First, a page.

Wednesday, December 5, 2012

Know Your Limits

You have to know your limits.

You can't cross the line when it comes to certain things.

All sound, solid advice that we have all heard at one time in our lives.

I am in no way, shape, or form an expert or able to advise you on such things.  I may be better suited as an example of what not to do!  Apparently, I can't help it.  I don't even try to correct myself any longer.  What is the point?  And, who has the time for that?  While I do frequently take on more than is humanly possible, and telling me not to cross a line is equal to daring me to cross said line...even I can learn a few things now and then.

The last few weeks have been filled with such experiences.  If you follow this crazy rant of mine, you know that I suffered a head injury while working on some fence repairs. It was a serious event, and it may have taught me a lesson.  You see, there have been several opportunities since then to work on fencing projects.  Under normal circumstances, I would have tackled the repairs, and not thought twice about it.

Not so much...

My fence post driving days may have come to an end.

Shocking - I know!

I was attacked by the vacuum cleaner and suffered another blow to the head.  Not as bad as the fencing incident, but I am trying desperately to convince all family members that vacuuming is bad for my health.

No takers as of yet, but I am not giving up.

I also recently crossed a line where my bees were concerned.  I am not eager to do that ever again!  You see, there are certain things you should, and should not wear when you work around bees.

1.  Don't wear pants with holes in them.

Tried that once, and a bee climbed right in and stung me.

2.  Always wear a collared shirt.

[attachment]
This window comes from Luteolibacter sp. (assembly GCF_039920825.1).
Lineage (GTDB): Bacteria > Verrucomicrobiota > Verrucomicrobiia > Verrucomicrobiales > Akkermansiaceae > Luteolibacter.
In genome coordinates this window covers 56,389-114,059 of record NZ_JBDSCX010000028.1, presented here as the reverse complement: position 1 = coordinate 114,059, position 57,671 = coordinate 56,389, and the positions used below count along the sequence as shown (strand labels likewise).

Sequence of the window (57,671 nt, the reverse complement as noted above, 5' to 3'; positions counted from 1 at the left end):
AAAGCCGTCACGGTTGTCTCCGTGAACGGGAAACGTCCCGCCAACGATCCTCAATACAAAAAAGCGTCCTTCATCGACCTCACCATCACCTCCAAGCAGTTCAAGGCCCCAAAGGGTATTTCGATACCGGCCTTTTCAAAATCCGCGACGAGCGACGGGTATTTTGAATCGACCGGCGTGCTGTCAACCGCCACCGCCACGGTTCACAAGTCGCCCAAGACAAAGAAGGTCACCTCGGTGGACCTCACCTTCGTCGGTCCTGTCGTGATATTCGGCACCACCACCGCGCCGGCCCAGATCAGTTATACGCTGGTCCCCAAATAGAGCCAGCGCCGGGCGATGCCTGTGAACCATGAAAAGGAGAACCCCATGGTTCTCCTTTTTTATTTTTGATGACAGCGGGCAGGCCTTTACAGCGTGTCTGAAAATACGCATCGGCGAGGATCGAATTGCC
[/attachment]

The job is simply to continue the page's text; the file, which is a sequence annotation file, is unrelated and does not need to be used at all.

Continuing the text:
This is critical!

One of the last times I worked my bees, I had on a long sleeve t-shirt.  When we got out there, I started putting my hat and veil on, and realized my error.  My Full-timer was working with me, and I asked her opinion.

"You'll be fine," she says.

After getting all my gear on, again I asked her what she thought.  My neck felt exposed and I was a little concerned.

"It'll be fine," she says.


After getting one hive completely taken apart, a group of bees managed to get inside my veil.


I was repeatedly stung on the back of my head, in the exact same spot.  After running my fastest 100 yard dash - EVER! - ripping off my gear and killing bees in my hair, I finally got rid of all of them.  There were a lot of expletives, and it was not fun or fine.  The Man in Charge had to get a magnifying glass and get the stingers out of my head.

I normally don't have reactions to stings, but due to the excessive amount of bee venom shooting down my spine, I did have cold chills for about an hour.  My neck became very stiff.  Then, I had a knot on my head for over a week.  I guess the moral to this story is that if the consequences are severe enough, even I can learn my limits and start respecting boundaries.  Please learn from my mistakes.  It is a crazy, dangerous world out there.  For me, it is just right outside my door.

P. S.

My Full-timer actually had the nerve to say to me...

"Aren't you supposed to remain calm when a bee stings you?"

Could have put a dent in her forehead for that one.

Until next time, do you know where your safety gear is?

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